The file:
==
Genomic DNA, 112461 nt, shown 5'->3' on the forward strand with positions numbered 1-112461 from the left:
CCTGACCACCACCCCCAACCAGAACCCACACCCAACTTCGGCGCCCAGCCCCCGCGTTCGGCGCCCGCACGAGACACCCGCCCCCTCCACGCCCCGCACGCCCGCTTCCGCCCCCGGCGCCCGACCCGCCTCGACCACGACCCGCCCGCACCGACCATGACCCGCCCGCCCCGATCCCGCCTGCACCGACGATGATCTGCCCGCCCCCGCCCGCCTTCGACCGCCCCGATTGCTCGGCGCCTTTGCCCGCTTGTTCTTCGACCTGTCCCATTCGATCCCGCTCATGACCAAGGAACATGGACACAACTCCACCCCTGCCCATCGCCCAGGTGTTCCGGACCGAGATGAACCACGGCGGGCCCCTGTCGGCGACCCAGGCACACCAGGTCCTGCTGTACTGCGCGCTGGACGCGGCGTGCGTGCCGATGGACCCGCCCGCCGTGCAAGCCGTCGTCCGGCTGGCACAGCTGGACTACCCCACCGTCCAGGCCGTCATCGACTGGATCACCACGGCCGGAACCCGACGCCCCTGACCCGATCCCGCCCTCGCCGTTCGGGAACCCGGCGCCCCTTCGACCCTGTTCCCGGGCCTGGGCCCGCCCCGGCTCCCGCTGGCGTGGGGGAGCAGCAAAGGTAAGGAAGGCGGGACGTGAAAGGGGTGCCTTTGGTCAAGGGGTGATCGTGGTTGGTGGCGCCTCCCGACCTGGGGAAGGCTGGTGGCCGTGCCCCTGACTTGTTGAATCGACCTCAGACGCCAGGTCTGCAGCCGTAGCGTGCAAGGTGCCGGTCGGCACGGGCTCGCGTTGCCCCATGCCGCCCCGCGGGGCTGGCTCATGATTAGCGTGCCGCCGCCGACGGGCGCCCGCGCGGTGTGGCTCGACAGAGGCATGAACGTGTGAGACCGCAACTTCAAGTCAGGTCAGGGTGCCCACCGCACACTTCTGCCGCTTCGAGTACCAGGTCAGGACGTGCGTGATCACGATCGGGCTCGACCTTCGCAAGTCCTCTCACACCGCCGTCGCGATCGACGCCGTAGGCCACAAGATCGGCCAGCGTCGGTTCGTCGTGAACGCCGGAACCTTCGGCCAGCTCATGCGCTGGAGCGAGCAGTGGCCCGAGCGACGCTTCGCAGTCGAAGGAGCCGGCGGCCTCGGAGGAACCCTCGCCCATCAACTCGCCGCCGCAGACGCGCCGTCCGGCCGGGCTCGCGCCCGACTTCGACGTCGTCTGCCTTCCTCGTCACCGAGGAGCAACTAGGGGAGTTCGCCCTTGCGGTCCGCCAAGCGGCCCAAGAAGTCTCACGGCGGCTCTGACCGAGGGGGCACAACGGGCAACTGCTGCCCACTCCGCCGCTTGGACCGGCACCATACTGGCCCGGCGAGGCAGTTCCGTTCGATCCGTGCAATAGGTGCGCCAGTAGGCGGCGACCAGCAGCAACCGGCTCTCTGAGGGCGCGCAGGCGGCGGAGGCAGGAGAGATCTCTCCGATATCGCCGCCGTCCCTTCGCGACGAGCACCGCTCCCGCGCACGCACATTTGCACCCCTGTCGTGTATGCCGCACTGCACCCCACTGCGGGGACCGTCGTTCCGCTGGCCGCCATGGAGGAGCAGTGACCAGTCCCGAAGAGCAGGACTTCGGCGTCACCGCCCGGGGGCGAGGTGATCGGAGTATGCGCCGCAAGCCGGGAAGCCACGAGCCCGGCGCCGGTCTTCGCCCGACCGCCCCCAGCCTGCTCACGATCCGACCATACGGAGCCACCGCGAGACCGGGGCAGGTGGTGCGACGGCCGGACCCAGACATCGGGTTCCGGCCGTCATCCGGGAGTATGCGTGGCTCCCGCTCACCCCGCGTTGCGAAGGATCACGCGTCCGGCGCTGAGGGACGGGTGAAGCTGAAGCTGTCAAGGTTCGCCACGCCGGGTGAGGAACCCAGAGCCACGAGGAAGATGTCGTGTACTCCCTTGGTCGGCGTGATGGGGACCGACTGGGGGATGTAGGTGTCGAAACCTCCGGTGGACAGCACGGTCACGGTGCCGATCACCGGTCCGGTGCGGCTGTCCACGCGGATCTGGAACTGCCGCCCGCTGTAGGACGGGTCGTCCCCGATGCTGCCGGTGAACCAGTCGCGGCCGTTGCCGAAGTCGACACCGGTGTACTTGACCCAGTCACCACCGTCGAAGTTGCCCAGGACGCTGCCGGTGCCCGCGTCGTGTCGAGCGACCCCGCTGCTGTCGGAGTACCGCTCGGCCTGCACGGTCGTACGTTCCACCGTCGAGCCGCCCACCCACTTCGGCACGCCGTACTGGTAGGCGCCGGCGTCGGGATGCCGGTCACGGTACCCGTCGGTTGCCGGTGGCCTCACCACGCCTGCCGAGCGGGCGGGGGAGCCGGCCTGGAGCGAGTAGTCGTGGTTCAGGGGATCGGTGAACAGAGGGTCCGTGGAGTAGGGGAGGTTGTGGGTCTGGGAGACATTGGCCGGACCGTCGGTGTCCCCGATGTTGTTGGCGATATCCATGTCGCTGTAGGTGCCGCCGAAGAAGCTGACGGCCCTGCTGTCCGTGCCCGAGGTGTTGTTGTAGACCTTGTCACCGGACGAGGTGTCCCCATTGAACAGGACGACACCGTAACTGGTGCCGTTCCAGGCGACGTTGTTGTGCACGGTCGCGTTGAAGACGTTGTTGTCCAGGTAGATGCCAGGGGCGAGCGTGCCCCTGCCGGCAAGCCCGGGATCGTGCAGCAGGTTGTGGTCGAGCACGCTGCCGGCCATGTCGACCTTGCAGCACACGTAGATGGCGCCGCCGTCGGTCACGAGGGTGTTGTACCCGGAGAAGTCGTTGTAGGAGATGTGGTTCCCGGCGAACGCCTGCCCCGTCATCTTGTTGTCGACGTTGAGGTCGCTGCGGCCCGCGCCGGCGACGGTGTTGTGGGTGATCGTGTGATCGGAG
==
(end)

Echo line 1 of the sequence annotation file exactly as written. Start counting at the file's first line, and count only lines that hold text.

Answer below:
Genomic DNA, 112461 nt, shown 5'->3' on the forward strand with positions numbered 1-112461 from the left: